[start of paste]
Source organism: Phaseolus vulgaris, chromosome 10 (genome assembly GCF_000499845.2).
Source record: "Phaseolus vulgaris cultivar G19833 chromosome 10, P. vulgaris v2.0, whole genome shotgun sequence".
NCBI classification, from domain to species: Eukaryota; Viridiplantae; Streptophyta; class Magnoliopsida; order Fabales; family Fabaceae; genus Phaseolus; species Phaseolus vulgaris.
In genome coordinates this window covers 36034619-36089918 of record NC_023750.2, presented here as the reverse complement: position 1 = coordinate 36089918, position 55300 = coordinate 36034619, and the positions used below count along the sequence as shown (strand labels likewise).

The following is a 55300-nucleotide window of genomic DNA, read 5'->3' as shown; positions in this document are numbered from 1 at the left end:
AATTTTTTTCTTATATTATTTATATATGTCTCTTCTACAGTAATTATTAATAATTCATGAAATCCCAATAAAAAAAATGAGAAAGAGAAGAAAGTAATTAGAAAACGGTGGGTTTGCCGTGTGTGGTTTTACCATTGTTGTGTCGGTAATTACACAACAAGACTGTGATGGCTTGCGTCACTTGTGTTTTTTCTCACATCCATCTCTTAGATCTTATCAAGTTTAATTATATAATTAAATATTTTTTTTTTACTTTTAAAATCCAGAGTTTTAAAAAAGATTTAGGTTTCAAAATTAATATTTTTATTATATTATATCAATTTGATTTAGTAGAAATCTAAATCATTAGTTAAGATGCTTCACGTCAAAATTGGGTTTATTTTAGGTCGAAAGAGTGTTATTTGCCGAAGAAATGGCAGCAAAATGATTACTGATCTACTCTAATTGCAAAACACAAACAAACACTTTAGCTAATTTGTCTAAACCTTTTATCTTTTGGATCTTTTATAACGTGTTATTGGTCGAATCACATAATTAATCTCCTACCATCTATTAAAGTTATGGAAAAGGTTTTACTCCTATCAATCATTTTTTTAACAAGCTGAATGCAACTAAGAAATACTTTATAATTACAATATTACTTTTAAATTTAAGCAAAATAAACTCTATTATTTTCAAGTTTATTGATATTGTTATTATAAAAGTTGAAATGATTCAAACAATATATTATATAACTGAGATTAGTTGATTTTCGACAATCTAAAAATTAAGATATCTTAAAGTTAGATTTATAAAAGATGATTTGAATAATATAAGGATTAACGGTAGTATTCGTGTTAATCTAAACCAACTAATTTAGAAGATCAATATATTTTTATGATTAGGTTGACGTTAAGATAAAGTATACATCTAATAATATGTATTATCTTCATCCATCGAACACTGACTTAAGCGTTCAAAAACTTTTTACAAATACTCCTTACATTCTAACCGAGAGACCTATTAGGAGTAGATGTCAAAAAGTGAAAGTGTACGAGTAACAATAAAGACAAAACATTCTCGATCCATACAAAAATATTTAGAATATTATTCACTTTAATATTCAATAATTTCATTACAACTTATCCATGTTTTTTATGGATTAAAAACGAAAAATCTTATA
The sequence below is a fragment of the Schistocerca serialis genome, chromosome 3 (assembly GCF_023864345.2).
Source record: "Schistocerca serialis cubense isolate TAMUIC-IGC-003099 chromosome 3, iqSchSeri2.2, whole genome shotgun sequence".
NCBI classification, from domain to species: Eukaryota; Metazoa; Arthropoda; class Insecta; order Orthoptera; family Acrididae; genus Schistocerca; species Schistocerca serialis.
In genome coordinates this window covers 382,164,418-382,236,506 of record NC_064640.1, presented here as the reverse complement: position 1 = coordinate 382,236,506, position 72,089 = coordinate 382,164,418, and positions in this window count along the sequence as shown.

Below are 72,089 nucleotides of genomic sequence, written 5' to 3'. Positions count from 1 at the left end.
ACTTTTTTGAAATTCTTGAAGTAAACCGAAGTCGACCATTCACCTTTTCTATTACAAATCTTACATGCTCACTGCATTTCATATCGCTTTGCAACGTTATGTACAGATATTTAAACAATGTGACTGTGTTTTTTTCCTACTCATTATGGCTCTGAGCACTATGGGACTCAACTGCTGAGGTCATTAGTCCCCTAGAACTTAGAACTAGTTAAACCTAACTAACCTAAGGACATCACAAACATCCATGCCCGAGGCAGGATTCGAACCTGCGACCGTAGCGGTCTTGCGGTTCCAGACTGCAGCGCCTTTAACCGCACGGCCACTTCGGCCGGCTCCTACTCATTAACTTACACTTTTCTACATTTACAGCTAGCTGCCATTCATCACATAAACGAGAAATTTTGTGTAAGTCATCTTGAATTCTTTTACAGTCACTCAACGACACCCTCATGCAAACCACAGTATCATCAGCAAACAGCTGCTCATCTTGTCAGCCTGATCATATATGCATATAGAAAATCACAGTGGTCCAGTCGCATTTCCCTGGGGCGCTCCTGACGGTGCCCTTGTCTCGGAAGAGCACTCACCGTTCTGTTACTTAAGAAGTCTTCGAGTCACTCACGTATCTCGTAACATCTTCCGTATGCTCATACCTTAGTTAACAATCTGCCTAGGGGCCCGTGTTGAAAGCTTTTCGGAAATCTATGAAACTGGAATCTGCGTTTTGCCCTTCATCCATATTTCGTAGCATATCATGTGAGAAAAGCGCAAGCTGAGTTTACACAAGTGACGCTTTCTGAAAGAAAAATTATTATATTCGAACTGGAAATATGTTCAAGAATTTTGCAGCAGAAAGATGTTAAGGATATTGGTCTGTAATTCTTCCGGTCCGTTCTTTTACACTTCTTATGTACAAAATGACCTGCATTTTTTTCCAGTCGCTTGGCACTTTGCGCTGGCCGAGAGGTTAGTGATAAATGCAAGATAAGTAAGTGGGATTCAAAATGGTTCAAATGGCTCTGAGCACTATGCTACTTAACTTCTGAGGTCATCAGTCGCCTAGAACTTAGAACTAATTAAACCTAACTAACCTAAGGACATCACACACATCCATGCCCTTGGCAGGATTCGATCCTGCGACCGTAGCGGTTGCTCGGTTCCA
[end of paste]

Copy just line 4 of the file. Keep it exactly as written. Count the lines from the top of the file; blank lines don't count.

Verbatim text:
In genome coordinates this window covers 36034619-36089918 of record NC_023750.2, presented here as the reverse complement: position 1 = coordinate 36089918, position 55300 = coordinate 36034619, and the positions used below count along the sequence as shown (strand labels likewise).